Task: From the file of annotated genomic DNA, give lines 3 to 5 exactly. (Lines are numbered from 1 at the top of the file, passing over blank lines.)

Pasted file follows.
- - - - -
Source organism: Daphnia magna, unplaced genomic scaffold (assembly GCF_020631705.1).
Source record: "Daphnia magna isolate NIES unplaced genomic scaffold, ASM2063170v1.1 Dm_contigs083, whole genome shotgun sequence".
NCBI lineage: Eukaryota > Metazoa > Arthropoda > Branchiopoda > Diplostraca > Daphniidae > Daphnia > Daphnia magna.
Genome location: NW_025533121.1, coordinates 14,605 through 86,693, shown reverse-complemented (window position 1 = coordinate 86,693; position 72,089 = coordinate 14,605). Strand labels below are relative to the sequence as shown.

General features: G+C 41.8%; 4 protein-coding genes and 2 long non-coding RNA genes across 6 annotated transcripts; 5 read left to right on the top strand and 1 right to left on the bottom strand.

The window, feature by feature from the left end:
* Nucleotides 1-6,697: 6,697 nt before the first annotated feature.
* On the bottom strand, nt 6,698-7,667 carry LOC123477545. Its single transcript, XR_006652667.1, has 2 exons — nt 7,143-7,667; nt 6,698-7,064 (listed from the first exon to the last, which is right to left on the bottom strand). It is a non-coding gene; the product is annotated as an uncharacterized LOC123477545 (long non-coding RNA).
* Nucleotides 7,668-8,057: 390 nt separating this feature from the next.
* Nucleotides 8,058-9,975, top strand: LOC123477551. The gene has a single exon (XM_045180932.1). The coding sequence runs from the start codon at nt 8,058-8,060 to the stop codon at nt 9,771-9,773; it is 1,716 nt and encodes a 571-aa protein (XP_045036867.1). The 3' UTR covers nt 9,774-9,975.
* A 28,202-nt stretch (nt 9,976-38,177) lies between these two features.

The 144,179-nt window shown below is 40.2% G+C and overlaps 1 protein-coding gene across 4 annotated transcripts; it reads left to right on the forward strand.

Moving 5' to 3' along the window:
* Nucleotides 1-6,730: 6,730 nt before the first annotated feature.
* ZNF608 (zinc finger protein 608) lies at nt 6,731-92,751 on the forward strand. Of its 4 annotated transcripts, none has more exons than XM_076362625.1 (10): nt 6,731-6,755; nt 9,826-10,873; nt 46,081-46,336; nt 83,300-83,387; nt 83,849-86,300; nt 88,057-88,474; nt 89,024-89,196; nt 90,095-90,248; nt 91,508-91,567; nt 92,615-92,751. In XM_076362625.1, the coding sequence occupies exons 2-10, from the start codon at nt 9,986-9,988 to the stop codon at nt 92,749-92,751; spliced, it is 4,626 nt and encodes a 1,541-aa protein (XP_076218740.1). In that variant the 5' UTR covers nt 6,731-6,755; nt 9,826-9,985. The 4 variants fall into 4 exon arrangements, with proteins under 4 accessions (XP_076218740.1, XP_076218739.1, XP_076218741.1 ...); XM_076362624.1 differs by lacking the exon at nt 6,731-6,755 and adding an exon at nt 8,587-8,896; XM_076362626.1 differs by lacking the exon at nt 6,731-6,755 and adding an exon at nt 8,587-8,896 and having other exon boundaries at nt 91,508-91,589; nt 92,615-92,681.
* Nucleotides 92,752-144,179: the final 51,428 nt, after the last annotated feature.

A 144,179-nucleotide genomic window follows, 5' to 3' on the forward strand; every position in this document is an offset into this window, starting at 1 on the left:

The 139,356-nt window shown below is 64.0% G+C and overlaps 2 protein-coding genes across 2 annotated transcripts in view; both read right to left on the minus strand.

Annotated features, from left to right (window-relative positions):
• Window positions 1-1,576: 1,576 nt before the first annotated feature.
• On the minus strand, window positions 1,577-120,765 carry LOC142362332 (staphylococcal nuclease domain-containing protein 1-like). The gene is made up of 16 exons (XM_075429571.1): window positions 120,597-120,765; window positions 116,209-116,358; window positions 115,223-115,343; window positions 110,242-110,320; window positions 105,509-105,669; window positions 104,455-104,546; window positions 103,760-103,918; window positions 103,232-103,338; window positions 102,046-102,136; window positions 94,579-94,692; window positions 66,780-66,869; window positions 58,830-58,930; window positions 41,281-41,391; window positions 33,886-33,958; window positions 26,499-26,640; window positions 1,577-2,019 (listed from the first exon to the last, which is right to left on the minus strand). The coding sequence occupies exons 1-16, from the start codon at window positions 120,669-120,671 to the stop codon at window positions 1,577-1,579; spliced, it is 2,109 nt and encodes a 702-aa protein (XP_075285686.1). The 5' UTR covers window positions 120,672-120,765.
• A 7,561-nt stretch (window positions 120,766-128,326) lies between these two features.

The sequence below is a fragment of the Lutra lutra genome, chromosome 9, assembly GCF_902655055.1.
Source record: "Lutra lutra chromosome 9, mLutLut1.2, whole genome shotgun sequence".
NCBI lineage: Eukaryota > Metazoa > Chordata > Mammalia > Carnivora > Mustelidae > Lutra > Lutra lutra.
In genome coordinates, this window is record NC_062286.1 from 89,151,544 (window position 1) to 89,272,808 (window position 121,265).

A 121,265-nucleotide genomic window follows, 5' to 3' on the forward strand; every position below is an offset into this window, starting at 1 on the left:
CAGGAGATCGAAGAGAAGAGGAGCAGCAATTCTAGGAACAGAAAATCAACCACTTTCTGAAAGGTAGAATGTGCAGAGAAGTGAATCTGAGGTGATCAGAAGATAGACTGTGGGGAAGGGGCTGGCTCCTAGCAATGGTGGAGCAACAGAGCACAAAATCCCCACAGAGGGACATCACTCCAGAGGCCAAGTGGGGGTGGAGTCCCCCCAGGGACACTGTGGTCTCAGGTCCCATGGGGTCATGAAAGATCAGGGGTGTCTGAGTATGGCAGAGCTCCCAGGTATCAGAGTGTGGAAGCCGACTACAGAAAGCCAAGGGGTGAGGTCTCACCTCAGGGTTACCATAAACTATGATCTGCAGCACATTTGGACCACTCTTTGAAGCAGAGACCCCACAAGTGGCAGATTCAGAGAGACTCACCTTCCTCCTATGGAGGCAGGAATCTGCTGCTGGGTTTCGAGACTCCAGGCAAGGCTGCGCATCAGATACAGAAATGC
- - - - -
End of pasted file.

NCBI lineage: Eukaryota > Metazoa > Arthropoda > Branchiopoda > Diplostraca > Daphniidae > Daphnia > Daphnia magna.
Genome location: NW_025533121.1, coordinates 14,605 through 86,693, shown reverse-complemented (window position 1 = coordinate 86,693; position 72,089 = coordinate 14,605). Strand labels below are relative to the sequence as shown.

General features: G+C 41.8%; 4 protein-coding genes and 2 long non-coding RNA genes across 6 annotated transcripts; 5 read left to right on the top strand and 1 right to left on the bottom strand.